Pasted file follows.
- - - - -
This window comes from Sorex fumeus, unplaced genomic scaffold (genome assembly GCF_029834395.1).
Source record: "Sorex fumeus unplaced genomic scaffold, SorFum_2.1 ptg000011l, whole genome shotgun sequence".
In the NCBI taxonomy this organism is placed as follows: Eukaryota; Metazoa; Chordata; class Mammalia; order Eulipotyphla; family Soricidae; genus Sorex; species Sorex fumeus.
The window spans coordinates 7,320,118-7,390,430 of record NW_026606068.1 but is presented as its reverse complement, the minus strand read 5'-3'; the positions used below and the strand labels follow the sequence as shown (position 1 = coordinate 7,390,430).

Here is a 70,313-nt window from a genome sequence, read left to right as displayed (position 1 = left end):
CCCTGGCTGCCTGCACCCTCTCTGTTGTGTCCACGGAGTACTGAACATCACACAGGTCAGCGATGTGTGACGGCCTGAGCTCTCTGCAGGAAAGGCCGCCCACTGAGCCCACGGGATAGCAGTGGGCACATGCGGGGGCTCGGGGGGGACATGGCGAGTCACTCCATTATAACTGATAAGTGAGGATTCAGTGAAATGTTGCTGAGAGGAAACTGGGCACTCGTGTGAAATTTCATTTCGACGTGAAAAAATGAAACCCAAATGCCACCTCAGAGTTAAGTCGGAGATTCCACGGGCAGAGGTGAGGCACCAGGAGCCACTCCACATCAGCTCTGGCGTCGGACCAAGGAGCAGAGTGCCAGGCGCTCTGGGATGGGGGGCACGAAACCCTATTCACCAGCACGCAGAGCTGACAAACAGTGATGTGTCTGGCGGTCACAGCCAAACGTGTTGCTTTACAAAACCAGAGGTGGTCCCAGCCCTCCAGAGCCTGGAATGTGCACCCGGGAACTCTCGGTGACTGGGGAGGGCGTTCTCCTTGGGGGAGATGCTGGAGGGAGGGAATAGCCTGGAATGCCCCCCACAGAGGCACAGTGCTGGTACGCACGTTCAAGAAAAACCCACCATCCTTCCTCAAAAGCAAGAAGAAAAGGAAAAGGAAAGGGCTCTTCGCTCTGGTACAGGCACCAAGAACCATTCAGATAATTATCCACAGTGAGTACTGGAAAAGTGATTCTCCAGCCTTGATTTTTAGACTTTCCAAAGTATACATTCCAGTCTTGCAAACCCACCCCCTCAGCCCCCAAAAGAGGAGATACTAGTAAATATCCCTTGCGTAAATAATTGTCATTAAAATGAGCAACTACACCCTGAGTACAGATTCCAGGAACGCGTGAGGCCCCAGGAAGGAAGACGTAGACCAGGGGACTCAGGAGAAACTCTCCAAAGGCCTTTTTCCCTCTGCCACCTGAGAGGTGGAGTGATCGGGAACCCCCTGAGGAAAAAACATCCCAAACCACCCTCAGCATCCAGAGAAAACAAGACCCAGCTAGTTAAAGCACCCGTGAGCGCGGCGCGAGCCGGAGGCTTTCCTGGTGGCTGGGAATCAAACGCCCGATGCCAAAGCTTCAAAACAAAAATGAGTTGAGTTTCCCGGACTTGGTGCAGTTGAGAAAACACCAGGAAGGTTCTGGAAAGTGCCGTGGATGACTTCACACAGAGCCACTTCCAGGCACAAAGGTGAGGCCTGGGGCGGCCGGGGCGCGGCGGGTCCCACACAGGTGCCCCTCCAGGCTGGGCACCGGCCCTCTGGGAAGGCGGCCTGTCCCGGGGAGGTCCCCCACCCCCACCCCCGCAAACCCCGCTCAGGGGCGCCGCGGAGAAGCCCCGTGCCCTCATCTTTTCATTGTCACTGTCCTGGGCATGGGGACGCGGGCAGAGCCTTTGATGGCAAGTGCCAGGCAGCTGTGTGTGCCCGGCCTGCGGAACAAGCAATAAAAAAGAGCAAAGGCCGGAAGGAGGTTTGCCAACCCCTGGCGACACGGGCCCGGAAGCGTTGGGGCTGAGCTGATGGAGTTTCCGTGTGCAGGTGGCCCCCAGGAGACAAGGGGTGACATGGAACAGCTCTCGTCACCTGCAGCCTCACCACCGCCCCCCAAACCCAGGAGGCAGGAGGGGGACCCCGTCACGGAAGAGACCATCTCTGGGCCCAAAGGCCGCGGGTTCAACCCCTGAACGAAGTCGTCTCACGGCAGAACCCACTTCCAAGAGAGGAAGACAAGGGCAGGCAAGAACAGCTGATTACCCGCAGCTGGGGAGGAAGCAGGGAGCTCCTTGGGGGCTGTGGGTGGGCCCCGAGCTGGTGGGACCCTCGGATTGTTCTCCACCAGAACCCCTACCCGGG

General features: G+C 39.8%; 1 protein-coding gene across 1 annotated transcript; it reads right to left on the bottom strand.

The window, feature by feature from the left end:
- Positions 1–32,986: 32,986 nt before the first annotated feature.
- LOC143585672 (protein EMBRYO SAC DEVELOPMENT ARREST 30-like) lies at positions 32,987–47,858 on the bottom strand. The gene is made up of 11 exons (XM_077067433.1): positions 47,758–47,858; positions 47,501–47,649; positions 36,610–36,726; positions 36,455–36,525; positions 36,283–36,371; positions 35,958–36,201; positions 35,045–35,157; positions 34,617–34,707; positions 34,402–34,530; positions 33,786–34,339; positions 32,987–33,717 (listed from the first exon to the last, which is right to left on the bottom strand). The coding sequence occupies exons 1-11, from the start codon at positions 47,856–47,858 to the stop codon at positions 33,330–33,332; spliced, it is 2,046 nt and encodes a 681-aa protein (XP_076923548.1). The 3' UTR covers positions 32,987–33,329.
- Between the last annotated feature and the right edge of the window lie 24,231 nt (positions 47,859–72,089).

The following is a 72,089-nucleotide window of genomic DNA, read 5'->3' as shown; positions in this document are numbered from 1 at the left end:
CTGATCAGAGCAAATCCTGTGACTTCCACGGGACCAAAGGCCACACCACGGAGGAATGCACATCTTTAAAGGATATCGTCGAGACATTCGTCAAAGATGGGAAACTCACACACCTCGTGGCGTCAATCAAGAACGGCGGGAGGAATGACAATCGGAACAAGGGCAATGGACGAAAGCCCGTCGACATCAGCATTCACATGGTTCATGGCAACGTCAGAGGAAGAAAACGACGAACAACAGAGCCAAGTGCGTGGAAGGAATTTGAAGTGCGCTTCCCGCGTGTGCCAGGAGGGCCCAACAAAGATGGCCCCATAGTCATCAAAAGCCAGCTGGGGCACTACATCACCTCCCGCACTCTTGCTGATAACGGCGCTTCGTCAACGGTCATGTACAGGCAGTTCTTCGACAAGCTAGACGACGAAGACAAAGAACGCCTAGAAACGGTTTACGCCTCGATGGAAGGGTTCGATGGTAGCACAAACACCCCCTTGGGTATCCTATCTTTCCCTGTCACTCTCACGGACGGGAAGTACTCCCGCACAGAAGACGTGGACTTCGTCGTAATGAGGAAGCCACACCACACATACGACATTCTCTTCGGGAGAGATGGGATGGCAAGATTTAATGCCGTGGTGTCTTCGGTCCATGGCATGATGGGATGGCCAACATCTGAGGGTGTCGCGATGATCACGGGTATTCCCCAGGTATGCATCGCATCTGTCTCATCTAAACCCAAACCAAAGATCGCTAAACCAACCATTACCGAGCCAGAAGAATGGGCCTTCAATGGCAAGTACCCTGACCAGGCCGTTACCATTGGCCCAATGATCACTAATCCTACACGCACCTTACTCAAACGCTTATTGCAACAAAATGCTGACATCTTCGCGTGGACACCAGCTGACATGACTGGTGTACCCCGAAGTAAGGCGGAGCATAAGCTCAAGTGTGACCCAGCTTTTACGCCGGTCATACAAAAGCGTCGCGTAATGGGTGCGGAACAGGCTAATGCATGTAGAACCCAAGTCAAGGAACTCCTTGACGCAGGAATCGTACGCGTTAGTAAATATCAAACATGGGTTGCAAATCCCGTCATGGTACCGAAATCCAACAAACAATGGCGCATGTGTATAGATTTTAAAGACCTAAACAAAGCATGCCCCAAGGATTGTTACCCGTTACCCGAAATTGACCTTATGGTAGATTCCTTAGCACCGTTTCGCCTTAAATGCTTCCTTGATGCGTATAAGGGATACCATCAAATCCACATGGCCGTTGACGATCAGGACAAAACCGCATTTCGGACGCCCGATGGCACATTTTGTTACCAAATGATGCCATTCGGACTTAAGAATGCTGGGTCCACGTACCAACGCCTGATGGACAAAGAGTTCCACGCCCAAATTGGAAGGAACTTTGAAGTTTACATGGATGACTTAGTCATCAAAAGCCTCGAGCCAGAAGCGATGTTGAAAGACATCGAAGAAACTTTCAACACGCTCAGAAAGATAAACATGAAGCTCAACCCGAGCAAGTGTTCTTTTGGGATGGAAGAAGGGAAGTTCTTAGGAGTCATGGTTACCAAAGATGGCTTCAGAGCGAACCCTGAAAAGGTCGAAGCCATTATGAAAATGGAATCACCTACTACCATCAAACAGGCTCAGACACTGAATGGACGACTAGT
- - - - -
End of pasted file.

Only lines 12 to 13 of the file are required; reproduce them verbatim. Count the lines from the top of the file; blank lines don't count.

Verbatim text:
The following is a 72,089-nucleotide window of genomic DNA, read 5'->3' as shown; positions in this document are numbered from 1 at the left end:
CTGATCAGAGCAAATCCTGTGACTTCCACGGGACCAAAGGCCACACCACGGAGGAATGCACATCTTTAAAGGATATCGTCGAGACATTCGTCAAAGATGGGAAACTCACACACCTCGTGGCGTCAATCAAGAACGGCGGGAGGAATGACAATCGGAACAAGGGCAATGGACGAAAGCCCGTCGACATCAGCATTCACATGGTTCATGGCAACGTCAGAGGAAGAAAACGACGAACAACAGAGCCAAGTGCGTGGAAGGAATTTGAAGTGCGCTTCCCGCGTGTGCCAGGAGGGCCCAACAAAGATGGCCCCATAGTCATCAAAAGCCAGCTGGGGCACTACATCACCTCCCGCACTCTTGCTGATAACGGCGCTTCGTCAACGGTCATGTACAGGCAGTTCTTCGACAAGCTAGACGACGAAGACAAAGAACGCCTAGAAACGGTTTACGCCTCGATGGAAGGGTTCGATGGTAGCACAAACACCCCCTTGGGTATCCTATCTTTCCCTGTCACTCTCACGGACGGGAAGTACTCCCGCACAGAAGACGTGGACTTCGTCGTAATGAGGAAGCCACACCACACATACGACATTCTCTTCGGGAGAGATGGGATGGCAAGATTTAATGCCGTGGTGTCTTCGGTCCATGGCATGATGGGATGGCCAACATCTGAGGGTGTCGCGATGATCACGGGTATTCCCCAGGTATGCATCGCATCTGTCTCATCTAAACCCAAACCAAAGATCGCTAAACCAACCATTACCGAGCCAGAAGAATGGGCCTTCAATGGCAAGTACCCTGACCAGGCCGTTACCATTGGCCCAATGATCACTAATCCTACACGCACCTTACTCAAACGCTTATTGCAACAAAATGCTGACATCTTCGCGTGGACACCAGCTGACATGACTGGTGTACCCCGAAGTAAGGCGGAGCATAAGCTCAAGTGTGACCCAGCTTTTACGCCGGTCATACAAAAGCGTCGCGTAATGGGTGCGGAACAGGCTAATGCATGTAGAACCCAAGTCAAGGAACTCCTTGACGCAGGAATCGTACGCGTTAGTAAATATCAAACATGGGTTGCAAATCCCGTCATGGTACCGAAATCCAACAAACAATGGCGCATGTGTATAGATTTTAAAGACCTAAACAAAGCATGCCCCAAGGATTGTTACCCGTTACCCGAAATTGACCTTATGGTAGATTCCTTAGCACCGTTTCGCCTTAAATGCTTCCTTGATGCGTATAAGGGATACCATCAAATCCACATGGCCGTTGACGATCAGGACAAAACCGCATTTCGGACGCCCGATGGCACATTTTGTTACCAAATGATGCCATTCGGACTTAAGAATGCTGGGTCCACGTACCAACGCCTGATGGACAAAGAGTTCCACGCCCAAATTGGAAGGAACTTTGAAGTTTACATGGATGACTTAGTCATCAAAAGCCTCGAGCCAGAAGCGATGTTGAAAGACATCGAAGAAACTTTCAACACGCTCAGAAAGATAAACATGAAGCTCAACCCGAGCAAGTGTTCTTTTGGGATGGAAGAAGGGAAGTTCTTAGGAGTCATGGTTACCAAAGATGGCTTCAGAGCGAACCCTGAAAAGGTCGAAGCCATTATGAAAATGGAATCACCTACTACCATCAAACAGGCTCAGACACTGAATGGACGACTAGT